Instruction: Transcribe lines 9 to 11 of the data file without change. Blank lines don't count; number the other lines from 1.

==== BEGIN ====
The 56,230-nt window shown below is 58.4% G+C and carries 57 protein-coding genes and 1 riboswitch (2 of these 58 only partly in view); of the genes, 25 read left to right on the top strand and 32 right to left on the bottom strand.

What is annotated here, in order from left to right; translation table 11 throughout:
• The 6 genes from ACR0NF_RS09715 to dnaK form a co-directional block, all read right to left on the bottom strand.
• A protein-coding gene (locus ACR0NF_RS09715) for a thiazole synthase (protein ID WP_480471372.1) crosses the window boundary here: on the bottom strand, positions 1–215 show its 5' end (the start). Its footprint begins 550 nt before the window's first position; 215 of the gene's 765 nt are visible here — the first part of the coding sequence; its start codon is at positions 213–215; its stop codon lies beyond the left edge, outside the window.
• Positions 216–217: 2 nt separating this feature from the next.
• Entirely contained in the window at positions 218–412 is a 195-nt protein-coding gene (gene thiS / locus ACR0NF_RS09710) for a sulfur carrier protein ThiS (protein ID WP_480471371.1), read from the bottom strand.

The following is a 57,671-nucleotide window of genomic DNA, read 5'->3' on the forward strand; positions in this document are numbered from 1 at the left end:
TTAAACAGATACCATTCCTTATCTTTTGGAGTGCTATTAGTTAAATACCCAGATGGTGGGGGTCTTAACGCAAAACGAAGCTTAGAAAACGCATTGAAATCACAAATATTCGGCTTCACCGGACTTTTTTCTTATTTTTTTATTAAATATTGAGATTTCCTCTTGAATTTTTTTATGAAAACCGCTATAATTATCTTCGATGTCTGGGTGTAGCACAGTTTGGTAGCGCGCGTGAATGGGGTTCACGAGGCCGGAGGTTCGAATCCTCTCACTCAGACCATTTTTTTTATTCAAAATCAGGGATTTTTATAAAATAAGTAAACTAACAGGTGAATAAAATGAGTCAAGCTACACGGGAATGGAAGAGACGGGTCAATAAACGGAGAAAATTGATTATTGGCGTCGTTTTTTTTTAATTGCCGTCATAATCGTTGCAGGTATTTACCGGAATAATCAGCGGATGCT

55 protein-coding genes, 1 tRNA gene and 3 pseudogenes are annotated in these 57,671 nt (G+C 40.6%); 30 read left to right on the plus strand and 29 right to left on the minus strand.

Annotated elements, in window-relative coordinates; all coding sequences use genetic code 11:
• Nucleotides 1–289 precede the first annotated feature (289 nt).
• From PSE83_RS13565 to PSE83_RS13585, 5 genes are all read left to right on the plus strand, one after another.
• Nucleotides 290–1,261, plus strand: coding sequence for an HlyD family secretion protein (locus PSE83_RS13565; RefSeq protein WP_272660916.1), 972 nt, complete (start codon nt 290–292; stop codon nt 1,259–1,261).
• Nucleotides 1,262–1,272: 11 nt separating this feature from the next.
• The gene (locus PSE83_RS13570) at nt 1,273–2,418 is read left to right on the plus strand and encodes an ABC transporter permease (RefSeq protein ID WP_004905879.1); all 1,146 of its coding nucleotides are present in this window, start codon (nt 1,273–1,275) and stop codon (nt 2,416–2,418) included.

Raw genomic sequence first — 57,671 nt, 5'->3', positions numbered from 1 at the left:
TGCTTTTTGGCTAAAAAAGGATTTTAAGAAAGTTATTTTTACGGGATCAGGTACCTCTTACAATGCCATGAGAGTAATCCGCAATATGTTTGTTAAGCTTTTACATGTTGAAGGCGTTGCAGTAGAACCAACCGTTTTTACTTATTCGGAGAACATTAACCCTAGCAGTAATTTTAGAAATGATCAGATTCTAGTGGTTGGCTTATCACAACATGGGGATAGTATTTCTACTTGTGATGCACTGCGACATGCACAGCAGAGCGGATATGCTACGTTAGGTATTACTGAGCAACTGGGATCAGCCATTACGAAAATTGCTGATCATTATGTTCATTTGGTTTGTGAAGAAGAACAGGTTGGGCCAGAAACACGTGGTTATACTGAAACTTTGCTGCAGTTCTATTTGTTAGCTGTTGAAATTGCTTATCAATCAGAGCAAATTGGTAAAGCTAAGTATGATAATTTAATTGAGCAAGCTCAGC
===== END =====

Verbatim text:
55 protein-coding genes, 1 tRNA gene and 3 pseudogenes are annotated in these 57,671 nt (G+C 40.6%); 30 read left to right on the plus strand and 29 right to left on the minus strand.

Annotated elements, in window-relative coordinates; all coding sequences use genetic code 11:
• Nucleotides 1–289 precede the first annotated feature (289 nt).